Research & Resources

High-quality research can inform Responsible Fatherhood program delivery and practitioners' advice to fathers. Resources from Responsible Fatherhood programs and other programs serving families and fathers can provide activities and information for engaging fathers. 

This section offers research and resources on various topics relevant to dads and Responsible Fatherhood practitioners. Check out the featured resources and topics of interest, and visit the main library for advanced search.

Recently Added

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Book

For incarcerated fathers, prison rather than work mediates access to their families. Prison rules and staff regulate phone privileges, access to writing materials, and visits. Perhaps even more important are the ways in which the penal system shapes men’s gender performances. Incarcerated men must negotiate how they will enact violence and aggression, both in terms of the expectations placed upon inmates by the prison system and in terms of their own responses to these expectations.

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Fact Sheet

Mental health is not simply the absence of a mental disorder. Children who don’t have a mental disorder might differ in how well they are doing, and children who have the same diagnosed mental disorder might differ in their strengths and weaknesses in how they are developing and coping, and in their quality of life. Mental health as a continuum and the identification of specific mental disorders are both ways to understand how well children are doing.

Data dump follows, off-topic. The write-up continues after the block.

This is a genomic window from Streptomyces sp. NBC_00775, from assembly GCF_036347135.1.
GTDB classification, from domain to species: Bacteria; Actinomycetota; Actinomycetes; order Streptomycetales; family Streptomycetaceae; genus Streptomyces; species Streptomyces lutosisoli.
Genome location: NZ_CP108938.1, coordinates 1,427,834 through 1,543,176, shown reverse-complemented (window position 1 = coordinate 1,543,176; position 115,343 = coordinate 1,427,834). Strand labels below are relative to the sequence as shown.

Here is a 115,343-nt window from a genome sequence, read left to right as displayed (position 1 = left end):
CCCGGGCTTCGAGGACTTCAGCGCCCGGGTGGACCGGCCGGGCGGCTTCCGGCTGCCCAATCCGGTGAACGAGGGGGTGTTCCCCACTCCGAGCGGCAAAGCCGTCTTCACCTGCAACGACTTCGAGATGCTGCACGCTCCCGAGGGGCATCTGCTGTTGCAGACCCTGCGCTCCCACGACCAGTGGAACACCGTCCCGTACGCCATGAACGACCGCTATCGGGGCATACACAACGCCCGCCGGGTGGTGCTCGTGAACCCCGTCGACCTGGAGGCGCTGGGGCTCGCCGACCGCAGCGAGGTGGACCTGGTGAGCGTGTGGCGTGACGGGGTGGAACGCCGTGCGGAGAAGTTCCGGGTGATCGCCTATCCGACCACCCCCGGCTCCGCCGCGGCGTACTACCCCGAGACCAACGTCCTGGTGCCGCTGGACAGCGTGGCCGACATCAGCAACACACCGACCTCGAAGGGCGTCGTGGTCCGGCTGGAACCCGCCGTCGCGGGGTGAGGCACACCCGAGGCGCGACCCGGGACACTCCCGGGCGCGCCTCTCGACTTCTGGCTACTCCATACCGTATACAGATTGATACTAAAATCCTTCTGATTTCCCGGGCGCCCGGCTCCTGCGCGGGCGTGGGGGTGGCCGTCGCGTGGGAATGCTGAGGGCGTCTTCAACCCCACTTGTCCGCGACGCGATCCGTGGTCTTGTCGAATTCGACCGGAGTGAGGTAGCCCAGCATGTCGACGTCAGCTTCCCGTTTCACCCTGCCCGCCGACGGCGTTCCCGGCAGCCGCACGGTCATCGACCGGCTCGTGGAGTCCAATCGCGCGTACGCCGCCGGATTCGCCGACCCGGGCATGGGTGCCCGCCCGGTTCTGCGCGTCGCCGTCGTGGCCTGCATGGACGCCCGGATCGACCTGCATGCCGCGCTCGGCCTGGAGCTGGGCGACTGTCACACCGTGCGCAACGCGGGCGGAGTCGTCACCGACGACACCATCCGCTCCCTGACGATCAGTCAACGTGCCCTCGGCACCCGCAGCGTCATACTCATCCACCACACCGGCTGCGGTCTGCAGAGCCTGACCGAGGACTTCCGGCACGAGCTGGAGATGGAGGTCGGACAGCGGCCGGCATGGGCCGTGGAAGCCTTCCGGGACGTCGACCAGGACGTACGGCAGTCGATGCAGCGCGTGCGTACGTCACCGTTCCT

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VIDEO

Parents and families are facing new challenges, but one thing hasn’t changed-- the importance of dads being involved in their children’s lives. The NRFC is proud to release a series of new PSAs that encourage fathers to show their “#Dadication” by making time for their kids, even when parenting isn’t easy.

This video titled, Durrell, features a dad who, along with his wife, are creating an environment in which their children are inspired and are thriving. 

Did You Know?

When both parents are involved with the child, infants are attached to both parents from the beginning of life.

Children who feel close to their fathers at ages 6-9 tend to have better self-esteem and life satisfaction later in life. 

In 2016, fathers reported spending an average of 8 hours a week on childcare – almost triple the time from 1965.